President Biden’s Executive Order To Promote Competition May Ignite Congressional Action To Ban Non-Competes In Employment
Topics: Non-Compete and Trade Secrets
President Biden’s Executive Order on Promoting Competition in the American Economy includes a directive to the Federal Trade Commission (FTC) to “curtail the unfair use of non-compete clauses and other clauses or agreements that may unfairly limit worker mobility” as a means to increase mobility of employees seeking higher wages.
While the FTC’s rulemaking process will take time before any regulations restricting non-competes are enacted, the Executive Order along with a groundswell of new state laws restricting and banning the enforcement of non-compete agreements in the employment sector could give impetus to the passage of the Federal Workforce Mobility Act (FWMA) that was re-introduced in Congress in March 2021 for the third time. The FWMA is a bi-partisan effort to create federal legislation to restrict the use of non-compete agreements between employees and employers that continues to sit with Congress. If enacted, the FWMA would create a federal scheme wherever interstate commerce exists to limit the use of non-competes to dissolution of partnerships and sales of a business and prevent enforcement of non-competes against most American employees.
The 2021 upswing in legislation at the state level to ban or limit non-competes and President Biden’s Executive Order will create momentum in Congress to pass the FWMA to establish a single national set of restrictions on non-competes in the workplace.
The first legislative effort in 2021 occurred when the District of Columbia enacted the most imposing statutory prohibition on non-compete agreements in the workplace as of that date. Under DC’s law, employers cannot enforce anti-moonlighting provisions, even if the employee seeks employment with a competitor or plans to operate a competing business. DC required employers to give notice to employees of the new law backed by statutory fines for lack of compliance, a private right of action to enforce violations and empowering the DC Mayor and the Attorney General to assess penalties for non-compliance against employers seeking to enforce non-competes.
It is notable that a few weeks later, the FWMA was re-introduced into the Senate on a bi-partisan basis.
On May 21, 2021, Oregon’s newest law was enacted to further limit the use of non-competes with Oregon’s employees. Under Oregon law, any non-compete is void and unenforceable unless it meets certain stringent requirements. Thus, a non-compete may only be enforced where (a) the employee earns in excess of $100,533/year (to be adjusted up annually), (b) the restricted period cannot exceed 12 months, and (c) agree in writing to provide the greater of (i) 50% of the employee’s compensation at the time of termination or (ii) $100,533 annually during the restricted period.
Nevada, long considered to favor enforcement of reasonable non-competes in the employment context, also, banned non-compete agreements with respect to any employees paid on an hourly basis, effective May 25, 2021. While it is not clear whether this law will apply to employees paid hourly who also receive bonuses, profit sharing or commissions, the price to attempt enforcement of an unenforceable agreement will require the employer to pay the employee’s attorneys’ fees and costs.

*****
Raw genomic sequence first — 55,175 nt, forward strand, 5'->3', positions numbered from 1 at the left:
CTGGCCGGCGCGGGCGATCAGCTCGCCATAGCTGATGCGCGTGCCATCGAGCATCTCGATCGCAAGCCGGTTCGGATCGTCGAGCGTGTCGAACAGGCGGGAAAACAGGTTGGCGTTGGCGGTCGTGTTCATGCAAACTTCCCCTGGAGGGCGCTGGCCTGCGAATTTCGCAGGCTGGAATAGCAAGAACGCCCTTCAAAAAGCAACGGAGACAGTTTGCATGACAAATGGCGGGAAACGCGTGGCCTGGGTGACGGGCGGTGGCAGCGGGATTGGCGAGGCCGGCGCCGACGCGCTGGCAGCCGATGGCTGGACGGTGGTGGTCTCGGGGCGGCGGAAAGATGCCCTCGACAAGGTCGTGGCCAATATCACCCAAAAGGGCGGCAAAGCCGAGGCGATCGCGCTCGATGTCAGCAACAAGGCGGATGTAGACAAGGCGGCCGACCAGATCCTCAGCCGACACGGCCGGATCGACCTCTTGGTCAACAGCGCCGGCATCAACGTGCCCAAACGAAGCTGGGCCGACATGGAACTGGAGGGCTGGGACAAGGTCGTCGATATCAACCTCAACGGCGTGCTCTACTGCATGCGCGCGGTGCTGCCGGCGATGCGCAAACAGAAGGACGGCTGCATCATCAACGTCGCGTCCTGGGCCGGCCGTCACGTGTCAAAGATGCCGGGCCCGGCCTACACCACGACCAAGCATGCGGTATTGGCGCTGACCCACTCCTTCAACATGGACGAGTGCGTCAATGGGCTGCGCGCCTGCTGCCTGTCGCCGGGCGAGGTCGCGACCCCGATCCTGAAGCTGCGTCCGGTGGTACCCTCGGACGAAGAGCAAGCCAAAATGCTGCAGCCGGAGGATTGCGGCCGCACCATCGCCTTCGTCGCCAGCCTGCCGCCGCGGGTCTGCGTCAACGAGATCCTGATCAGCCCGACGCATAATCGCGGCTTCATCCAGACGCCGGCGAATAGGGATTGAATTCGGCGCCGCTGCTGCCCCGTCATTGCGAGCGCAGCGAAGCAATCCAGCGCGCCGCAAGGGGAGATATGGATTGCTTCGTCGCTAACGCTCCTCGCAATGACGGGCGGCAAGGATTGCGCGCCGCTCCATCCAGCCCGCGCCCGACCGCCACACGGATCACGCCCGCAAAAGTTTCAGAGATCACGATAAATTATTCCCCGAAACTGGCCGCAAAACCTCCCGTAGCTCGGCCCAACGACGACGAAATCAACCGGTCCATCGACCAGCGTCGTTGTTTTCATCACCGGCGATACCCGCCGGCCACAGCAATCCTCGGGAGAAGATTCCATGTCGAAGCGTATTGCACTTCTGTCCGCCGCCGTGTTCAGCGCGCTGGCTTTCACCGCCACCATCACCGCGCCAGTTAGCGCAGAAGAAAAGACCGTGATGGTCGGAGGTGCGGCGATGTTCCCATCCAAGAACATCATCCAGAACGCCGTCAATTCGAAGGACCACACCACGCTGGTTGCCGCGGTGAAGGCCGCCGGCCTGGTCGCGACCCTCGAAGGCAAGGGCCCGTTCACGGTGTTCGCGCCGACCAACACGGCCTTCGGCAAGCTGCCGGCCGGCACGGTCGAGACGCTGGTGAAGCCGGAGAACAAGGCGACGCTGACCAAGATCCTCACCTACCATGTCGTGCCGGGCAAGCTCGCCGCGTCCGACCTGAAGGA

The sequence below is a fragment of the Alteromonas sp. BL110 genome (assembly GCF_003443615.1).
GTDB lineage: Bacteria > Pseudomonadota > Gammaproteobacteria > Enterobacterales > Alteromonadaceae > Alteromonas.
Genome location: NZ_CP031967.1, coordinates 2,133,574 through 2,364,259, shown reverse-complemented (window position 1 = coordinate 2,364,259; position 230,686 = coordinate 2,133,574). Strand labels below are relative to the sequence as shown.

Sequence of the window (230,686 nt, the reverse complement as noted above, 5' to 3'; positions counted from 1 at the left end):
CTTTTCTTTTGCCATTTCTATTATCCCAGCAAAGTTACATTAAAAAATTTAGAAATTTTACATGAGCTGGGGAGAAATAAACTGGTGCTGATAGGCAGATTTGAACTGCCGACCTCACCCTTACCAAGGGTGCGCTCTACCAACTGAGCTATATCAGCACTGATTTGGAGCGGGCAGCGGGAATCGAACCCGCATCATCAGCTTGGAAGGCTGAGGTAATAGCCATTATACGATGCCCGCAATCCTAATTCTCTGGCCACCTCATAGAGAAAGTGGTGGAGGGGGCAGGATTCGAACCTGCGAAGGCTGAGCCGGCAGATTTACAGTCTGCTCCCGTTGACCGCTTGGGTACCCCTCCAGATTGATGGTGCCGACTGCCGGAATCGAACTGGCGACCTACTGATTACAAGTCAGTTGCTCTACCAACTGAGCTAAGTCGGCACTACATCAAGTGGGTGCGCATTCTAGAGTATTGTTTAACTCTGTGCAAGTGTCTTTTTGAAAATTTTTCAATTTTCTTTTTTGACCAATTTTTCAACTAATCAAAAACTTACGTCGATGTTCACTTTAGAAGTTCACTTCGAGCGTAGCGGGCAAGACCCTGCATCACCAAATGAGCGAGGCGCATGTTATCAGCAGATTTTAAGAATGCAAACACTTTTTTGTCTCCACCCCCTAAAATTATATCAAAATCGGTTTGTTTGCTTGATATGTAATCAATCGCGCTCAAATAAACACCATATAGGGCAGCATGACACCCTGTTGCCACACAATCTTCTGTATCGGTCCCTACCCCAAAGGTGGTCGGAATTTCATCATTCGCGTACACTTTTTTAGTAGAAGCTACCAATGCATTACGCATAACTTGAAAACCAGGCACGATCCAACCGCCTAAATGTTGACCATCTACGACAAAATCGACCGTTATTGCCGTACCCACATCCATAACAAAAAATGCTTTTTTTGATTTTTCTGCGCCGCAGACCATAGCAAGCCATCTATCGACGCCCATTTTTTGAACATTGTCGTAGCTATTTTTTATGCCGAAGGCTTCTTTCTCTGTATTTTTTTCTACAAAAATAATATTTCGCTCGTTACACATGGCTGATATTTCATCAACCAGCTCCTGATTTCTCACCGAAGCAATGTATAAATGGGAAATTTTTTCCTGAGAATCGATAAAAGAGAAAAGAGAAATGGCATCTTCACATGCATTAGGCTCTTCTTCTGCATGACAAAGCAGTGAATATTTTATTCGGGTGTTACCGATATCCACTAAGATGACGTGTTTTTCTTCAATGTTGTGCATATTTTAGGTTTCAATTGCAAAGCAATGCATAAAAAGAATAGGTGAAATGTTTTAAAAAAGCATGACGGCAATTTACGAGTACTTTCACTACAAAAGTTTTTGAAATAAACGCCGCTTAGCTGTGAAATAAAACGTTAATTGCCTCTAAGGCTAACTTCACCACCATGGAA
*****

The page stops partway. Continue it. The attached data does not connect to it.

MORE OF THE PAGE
For several years, Illinois applied the “janitor test” against enforcement of non-competes of employees if the non-compete clause was so broad that it would preclude an employee from obtaining any employment, even that of a janitor, at a competitor. Further, it had legislation barring non-competes in the employment of certain low-wage workers. In June 2021, Illinois passed legislation, that Governor Pritzker is expected to sign, to expand Illinois’ previous restrictions against non-compete enforcement and prevent non-solicit agreements that may have been aimed at stopping talent raiding. Significantly, the new legislation will ban non-competes for any employee earning less than $75,000/year and ban non-solicits for employees earning less than $45,000/year (both of which will increase annually). However, for higher compensated persons, non-compete and non-solicit agreements may be enforceable when an employer agrees to provide at least two years of employment, or additional consideration in the form of undefined professional or financial benefits.
As more states create and change the laws banning or restricting the enforcement of non-compete agreements in employment there is an increasing tangle of state laws of which multi-state employers must be aware. Further, President Biden’s Executive Order and ensuing FTC regulations (and legal challenges to said regulations) may further complicate this analysis. We expect that due to the multitude of state laws along with FTC regulations, multi-state employers may find themselves in support of Congressional efforts to create a Federal law that establishes a single law or test governing the enforcement of non-competes in most future employment situations that fall under interstate commerce.
If you have questions how this Executive Order may affect your business, please reach out to your favorite CDF attorney or the author of this blog, Dan M Forman, Esq. We will continue to provide updates on these legislative efforts.